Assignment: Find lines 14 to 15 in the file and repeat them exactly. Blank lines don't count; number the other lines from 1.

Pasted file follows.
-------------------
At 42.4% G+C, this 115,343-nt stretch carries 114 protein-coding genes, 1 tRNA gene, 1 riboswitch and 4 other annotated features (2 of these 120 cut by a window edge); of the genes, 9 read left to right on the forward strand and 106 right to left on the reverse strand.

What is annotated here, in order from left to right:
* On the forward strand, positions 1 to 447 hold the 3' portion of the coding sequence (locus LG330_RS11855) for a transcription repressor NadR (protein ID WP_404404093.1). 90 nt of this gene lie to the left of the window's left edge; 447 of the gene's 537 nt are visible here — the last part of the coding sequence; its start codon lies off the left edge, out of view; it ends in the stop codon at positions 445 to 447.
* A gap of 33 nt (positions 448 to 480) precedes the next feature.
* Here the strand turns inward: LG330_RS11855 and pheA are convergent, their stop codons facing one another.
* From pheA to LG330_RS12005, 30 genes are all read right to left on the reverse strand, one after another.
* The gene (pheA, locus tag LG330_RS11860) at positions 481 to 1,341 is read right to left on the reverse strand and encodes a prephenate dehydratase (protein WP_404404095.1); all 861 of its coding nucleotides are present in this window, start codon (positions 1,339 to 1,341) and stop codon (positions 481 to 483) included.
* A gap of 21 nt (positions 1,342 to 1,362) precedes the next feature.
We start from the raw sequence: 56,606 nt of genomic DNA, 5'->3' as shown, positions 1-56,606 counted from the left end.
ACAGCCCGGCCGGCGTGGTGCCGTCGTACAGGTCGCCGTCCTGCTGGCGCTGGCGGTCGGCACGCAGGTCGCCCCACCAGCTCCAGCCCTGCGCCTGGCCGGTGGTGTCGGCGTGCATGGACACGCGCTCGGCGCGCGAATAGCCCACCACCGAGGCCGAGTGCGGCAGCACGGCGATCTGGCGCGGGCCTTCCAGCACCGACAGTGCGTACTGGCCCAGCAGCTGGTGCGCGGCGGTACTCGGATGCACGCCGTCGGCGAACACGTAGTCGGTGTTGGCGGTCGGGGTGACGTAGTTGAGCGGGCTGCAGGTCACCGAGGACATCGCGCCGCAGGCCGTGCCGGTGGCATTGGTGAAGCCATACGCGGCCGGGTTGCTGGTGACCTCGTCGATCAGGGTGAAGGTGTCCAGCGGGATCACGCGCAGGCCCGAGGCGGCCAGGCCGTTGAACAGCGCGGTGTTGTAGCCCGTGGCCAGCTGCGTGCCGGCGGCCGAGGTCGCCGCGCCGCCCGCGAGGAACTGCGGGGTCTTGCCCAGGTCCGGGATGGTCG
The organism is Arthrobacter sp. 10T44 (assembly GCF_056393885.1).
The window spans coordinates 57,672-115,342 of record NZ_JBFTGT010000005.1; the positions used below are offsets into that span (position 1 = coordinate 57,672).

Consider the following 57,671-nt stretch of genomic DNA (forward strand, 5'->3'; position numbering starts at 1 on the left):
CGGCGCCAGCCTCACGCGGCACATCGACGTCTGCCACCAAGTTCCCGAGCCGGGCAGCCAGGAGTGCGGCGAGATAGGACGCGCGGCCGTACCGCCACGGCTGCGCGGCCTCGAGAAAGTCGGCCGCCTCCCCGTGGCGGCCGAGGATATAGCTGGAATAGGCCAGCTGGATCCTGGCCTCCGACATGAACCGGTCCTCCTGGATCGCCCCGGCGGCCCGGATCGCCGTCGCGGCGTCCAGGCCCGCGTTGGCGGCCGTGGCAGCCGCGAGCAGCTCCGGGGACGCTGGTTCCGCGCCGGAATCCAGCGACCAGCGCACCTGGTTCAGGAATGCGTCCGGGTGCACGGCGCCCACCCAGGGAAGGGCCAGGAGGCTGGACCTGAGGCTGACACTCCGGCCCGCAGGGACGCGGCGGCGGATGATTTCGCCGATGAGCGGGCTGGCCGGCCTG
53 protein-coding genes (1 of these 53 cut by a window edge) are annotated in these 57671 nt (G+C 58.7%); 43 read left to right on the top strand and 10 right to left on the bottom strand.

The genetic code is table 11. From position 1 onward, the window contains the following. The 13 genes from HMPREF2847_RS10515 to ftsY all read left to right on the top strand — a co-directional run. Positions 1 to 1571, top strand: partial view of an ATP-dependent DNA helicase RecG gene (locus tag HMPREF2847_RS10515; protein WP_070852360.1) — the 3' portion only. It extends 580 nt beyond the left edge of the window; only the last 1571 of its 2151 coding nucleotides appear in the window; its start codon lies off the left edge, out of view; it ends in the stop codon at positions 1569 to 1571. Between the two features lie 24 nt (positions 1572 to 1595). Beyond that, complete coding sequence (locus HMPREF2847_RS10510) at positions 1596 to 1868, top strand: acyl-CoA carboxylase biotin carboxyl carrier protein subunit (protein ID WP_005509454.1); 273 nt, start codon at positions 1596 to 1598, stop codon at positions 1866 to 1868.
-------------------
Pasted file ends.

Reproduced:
CGGCGCCAGCCTCACGCGGCACATCGACGTCTGCCACCAAGTTCCCGAGCCGGGCAGCCAGGAGTGCGGCGAGATAGGACGCGCGGCCGTACCGCCACGGCTGCGCGGCCTCGAGAAAGTCGGCCGCCTCCCCGTGGCGGCCGAGGATATAGCTGGAATAGGCCAGCTGGATCCTGGCCTCCGACATGAACCGGTCCTCCTGGATCGCCCCGGCGGCCCGGATCGCCGTCGCGGCGTCCAGGCCCGCGTTGGCGGCCGTGGCAGCCGCGAGCAGCTCCGGGGACGCTGGTTCCGCGCCGGAATCCAGCGACCAGCGCACCTGGTTCAGGAATGCGTCCGGGTGCACGGCGCCCACCCAGGGAAGGGCCAGGAGGCTGGACCTGAGGCTGACACTCCGGCCCGCAGGGACGCGGCGGCGGATGATTTCGCCGATGAGCGGGCTGGCCGGCCTG
53 protein-coding genes (1 of these 53 cut by a window edge) are annotated in these 57671 nt (G+C 58.7%); 43 read left to right on the top strand and 10 right to left on the bottom strand.